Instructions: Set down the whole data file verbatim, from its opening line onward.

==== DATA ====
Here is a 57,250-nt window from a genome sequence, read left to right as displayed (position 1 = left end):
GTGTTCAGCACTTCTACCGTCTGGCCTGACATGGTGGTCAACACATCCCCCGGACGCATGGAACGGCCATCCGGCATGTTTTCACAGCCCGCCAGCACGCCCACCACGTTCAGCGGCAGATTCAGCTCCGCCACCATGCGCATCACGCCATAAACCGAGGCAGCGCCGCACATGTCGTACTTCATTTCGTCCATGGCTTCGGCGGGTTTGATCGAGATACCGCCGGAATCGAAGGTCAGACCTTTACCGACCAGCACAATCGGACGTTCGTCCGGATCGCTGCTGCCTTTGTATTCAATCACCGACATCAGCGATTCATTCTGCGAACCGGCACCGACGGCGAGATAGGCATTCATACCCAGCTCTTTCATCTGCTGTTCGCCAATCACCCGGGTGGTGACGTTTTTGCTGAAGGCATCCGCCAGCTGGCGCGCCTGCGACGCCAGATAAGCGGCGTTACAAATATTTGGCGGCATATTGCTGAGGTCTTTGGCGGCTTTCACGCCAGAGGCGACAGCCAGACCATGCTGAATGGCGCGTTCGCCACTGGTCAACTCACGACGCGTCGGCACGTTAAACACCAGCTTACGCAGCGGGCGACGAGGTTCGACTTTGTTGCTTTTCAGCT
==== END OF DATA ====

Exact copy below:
Here is a 57,250-nt window from a genome sequence, read left to right as displayed (position 1 = left end):
GTGTTCAGCACTTCTACCGTCTGGCCTGACATGGTGGTCAACACATCCCCCGGACGCATGGAACGGCCATCCGGCATGTTTTCACAGCCCGCCAGCACGCCCACCACGTTCAGCGGCAGATTCAGCTCCGCCACCATGCGCATCACGCCATAAACCGAGGCAGCGCCGCACATGTCGTACTTCATTTCGTCCATGGCTTCGGCGGGTTTGATCGAGATACCGCCGGAATCGAAGGTCAGACCTTTACCGACCAGCACAATCGGACGTTCGTCCGGATCGCTGCTGCCTTTGTATTCAATCACCGACATCAGCGATTCATTCTGCGAACCGGCACCGACGGCGAGATAGGCATTCATACCCAGCTCTTTCATCTGCTGTTCGCCAATCACCCGGGTGGTGACGTTTTTGCTGAAGGCATCCGCCAGCTGGCGCGCCTGCGACGCCAGATAAGCGGCGTTACAAATATTTGGCGGCATATTGCTGAGGTCTTTGGCGGCTTTCACGCCAGAGGCGACAGCCAGACCATGCTGAATGGCGCGTTCGCCACTGGTCAACTCACGACGCGTCGGCACGTTAAACACCAGCTTACGCAGCGGGCGACGAGGTTCGACTTTGTTGCTTTTCAGCT